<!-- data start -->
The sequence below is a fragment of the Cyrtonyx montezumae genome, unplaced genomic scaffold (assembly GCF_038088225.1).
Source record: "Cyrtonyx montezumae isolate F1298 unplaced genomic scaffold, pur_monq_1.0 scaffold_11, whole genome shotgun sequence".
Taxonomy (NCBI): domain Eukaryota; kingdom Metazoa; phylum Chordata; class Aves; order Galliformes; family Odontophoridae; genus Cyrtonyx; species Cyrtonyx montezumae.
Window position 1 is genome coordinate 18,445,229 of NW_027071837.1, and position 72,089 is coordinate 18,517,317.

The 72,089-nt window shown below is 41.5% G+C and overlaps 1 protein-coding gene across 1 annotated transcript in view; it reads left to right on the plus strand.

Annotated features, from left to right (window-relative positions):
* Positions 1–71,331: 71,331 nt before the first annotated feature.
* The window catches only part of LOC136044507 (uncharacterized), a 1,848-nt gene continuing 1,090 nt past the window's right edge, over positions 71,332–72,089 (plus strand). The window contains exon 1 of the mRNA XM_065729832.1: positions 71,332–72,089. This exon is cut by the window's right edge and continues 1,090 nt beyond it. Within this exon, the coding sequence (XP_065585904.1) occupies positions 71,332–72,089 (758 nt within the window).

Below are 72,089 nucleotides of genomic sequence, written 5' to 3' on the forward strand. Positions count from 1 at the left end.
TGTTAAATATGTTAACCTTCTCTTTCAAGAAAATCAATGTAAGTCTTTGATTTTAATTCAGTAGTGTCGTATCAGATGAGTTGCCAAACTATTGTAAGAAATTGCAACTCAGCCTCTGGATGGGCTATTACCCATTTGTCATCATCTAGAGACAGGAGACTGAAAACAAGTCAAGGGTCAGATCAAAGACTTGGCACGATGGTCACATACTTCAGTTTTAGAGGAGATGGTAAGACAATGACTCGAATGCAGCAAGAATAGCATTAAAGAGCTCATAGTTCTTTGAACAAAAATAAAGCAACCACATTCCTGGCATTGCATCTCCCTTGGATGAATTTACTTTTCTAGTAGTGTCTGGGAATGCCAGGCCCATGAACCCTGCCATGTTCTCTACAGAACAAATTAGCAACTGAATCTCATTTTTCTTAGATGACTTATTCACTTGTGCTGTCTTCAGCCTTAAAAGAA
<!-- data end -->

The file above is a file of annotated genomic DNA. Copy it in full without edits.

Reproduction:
The sequence below is a fragment of the Cyrtonyx montezumae genome, unplaced genomic scaffold (assembly GCF_038088225.1).
Source record: "Cyrtonyx montezumae isolate F1298 unplaced genomic scaffold, pur_monq_1.0 scaffold_11, whole genome shotgun sequence".
Taxonomy (NCBI): domain Eukaryota; kingdom Metazoa; phylum Chordata; class Aves; order Galliformes; family Odontophoridae; genus Cyrtonyx; species Cyrtonyx montezumae.
Window position 1 is genome coordinate 18,445,229 of NW_027071837.1, and position 72,089 is coordinate 18,517,317.

The 72,089-nt window shown below is 41.5% G+C and overlaps 1 protein-coding gene across 1 annotated transcript in view; it reads left to right on the plus strand.

Annotated features, from left to right (window-relative positions):
* Positions 1–71,331: 71,331 nt before the first annotated feature.
* The window catches only part of LOC136044507 (uncharacterized), a 1,848-nt gene continuing 1,090 nt past the window's right edge, over positions 71,332–72,089 (plus strand). The window contains exon 1 of the mRNA XM_065729832.1: positions 71,332–72,089. This exon is cut by the window's right edge and continues 1,090 nt beyond it. Within this exon, the coding sequence (XP_065585904.1) occupies positions 71,332–72,089 (758 nt within the window).

Below are 72,089 nucleotides of genomic sequence, written 5' to 3' on the forward strand. Positions count from 1 at the left end.
TGTTAAATATGTTAACCTTCTCTTTCAAGAAAATCAATGTAAGTCTTTGATTTTAATTCAGTAGTGTCGTATCAGATGAGTTGCCAAACTATTGTAAGAAATTGCAACTCAGCCTCTGGATGGGCTATTACCCATTTGTCATCATCTAGAGACAGGAGACTGAAAACAAGTCAAGGGTCAGATCAAAGACTTGGCACGATGGTCACATACTTCAGTTTTAGAGGAGATGGTAAGACAATGACTCGAATGCAGCAAGAATAGCATTAAAGAGCTCATAGTTCTTTGAACAAAAATAAAGCAACCACATTCCTGGCATTGCATCTCCCTTGGATGAATTTACTTTTCTAGTAGTGTCTGGGAATGCCAGGCCCATGAACCCTGCCATGTTCTCTACAGAACAAATTAGCAACTGAATCTCATTTTTCTTAGATGACTTATTCACTTGTGCTGTCTTCAGCCTTAAAAGAA